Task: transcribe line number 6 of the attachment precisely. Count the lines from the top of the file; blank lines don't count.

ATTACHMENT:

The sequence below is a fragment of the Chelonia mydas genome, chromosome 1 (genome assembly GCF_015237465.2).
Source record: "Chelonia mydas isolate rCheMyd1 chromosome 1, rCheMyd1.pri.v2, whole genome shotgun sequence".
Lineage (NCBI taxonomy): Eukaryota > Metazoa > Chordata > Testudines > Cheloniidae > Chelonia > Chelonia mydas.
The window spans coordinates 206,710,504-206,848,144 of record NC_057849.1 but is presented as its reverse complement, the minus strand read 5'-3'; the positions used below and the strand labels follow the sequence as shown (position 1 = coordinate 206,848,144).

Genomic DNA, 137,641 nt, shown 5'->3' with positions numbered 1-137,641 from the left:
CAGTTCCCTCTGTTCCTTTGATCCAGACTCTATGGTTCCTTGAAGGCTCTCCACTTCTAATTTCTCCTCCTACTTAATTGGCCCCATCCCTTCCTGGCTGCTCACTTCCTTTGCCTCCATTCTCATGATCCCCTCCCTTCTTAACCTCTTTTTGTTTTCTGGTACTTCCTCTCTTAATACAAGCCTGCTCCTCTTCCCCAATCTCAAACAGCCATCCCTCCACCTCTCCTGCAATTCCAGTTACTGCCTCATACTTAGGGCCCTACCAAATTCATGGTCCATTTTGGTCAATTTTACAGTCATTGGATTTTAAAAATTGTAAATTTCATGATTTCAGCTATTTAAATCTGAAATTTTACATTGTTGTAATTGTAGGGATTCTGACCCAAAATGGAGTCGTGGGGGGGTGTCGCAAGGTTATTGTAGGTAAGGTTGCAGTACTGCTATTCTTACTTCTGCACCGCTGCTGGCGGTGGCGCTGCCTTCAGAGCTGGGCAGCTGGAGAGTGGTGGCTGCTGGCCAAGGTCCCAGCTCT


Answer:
CAGTTCCCTCTGTTCCTTTGATCCAGACTCTATGGTTCCTTGAAGGCTCTCCACTTCTAATTTCTCCTCCTACTTAATTGGCCCCATCCCTTCCTGGCTGCTCACTTCCTTTGCCTCCATTCTCATGATCCCCTCCCTTCTTAACCTCTTTTTGTTTTCTGGTACTTCCTCTCTTAATACAAGCCTGCTCCTCTTCCCCAATCTCAAACAGCCATCCCTCCACCTCTCCTGCAATTCCAGTTACTGCCTCATACTTAGGGCCCTACCAAATTCATGGTCCATTTTGGTCAATTTTACAGTCATTGGATTTTAAAAATTGTAAATTTCATGATTTCAGCTATTTAAATCTGAAATTTTACATTGTTGTAATTGTAGGGATTCTGACCCAAAATGGAGTCGTGGGGGGGTGTCGCAAGGTTATTGTAGGTAAGGTTGCAGTACTGCTATTCTTACTTCTGCACCGCTGCTGGCGGTGGCGCTGCCTTCAGAGCTGGGCAGCTGGAGAGTGGTGGCTGCTGGCCAAGGTCCCAGCTCT